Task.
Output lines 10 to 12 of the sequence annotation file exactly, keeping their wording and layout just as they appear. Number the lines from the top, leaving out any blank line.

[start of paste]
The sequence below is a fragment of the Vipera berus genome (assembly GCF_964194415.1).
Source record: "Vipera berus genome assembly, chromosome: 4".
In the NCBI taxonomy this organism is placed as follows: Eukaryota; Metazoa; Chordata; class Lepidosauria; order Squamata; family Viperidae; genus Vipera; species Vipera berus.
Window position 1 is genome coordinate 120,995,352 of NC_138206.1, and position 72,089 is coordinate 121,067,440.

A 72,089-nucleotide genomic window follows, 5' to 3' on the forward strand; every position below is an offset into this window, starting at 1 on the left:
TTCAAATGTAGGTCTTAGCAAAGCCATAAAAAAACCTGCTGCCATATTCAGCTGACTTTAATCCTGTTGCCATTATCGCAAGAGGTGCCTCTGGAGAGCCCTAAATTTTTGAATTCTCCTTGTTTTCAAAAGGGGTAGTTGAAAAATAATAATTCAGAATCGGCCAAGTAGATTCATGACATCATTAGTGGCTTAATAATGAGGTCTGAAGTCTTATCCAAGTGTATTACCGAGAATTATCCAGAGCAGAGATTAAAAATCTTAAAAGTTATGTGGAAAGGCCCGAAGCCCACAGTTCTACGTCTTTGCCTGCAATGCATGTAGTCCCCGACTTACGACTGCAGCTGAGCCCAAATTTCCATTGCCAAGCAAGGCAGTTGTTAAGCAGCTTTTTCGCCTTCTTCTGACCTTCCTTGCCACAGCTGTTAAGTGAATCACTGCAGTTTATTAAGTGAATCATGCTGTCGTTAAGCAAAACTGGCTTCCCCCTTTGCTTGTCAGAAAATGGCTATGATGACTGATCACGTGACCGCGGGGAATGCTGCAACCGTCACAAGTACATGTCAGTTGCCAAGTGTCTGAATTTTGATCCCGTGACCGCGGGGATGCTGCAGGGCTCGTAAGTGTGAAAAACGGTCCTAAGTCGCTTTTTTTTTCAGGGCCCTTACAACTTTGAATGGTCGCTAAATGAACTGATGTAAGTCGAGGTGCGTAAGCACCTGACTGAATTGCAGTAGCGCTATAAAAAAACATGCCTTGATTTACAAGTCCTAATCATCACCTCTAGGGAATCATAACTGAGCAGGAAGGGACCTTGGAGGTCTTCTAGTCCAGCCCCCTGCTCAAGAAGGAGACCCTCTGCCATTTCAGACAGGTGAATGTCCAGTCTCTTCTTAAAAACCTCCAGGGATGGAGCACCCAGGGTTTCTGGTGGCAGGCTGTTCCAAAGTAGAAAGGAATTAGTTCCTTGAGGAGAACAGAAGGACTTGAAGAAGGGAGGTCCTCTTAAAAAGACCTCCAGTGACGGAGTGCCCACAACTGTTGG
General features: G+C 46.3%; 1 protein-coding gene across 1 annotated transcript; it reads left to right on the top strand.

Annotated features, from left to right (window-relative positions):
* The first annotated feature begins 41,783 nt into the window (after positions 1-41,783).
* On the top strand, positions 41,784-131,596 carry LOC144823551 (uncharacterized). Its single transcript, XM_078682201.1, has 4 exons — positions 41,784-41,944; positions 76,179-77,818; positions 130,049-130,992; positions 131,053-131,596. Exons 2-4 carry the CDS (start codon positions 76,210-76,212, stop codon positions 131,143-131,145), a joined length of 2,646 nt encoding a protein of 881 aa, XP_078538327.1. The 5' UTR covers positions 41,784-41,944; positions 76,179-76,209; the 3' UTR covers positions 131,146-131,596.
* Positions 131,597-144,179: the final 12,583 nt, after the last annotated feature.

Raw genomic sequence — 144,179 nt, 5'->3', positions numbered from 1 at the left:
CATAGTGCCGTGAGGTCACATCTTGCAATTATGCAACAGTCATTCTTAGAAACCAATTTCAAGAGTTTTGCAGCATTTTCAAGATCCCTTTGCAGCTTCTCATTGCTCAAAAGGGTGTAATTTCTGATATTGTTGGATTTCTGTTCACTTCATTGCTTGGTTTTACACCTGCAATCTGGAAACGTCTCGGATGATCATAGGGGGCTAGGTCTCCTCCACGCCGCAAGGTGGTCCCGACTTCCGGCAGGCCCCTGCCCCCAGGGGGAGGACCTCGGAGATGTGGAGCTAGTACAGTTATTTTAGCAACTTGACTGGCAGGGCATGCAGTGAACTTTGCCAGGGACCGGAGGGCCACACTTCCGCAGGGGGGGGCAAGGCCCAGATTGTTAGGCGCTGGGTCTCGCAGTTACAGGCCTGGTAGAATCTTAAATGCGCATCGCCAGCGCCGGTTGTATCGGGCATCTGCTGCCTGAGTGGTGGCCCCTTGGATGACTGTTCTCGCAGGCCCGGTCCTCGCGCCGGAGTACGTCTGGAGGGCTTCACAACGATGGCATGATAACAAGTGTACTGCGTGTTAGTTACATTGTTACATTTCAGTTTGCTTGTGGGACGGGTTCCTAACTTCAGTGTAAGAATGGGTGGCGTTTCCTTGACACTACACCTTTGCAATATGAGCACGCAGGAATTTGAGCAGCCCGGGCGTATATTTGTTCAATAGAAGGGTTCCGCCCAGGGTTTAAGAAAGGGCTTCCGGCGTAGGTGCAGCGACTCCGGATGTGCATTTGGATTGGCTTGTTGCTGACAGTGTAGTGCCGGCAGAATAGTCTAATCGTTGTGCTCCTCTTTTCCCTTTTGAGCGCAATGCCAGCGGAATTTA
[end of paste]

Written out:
* On the top strand, positions 41,784-131,596 carry LOC144823551 (uncharacterized). Its single transcript, XM_078682201.1, has 4 exons — positions 41,784-41,944; positions 76,179-77,818; positions 130,049-130,992; positions 131,053-131,596. Exons 2-4 carry the CDS (start codon positions 76,210-76,212, stop codon positions 131,143-131,145), a joined length of 2,646 nt encoding a protein of 881 aa, XP_078538327.1. The 5' UTR covers positions 41,784-41,944; positions 76,179-76,209; the 3' UTR covers positions 131,146-131,596.
* Positions 131,597-144,179: the final 12,583 nt, after the last annotated feature.

Raw genomic sequence — 144,179 nt, 5'->3', positions numbered from 1 at the left: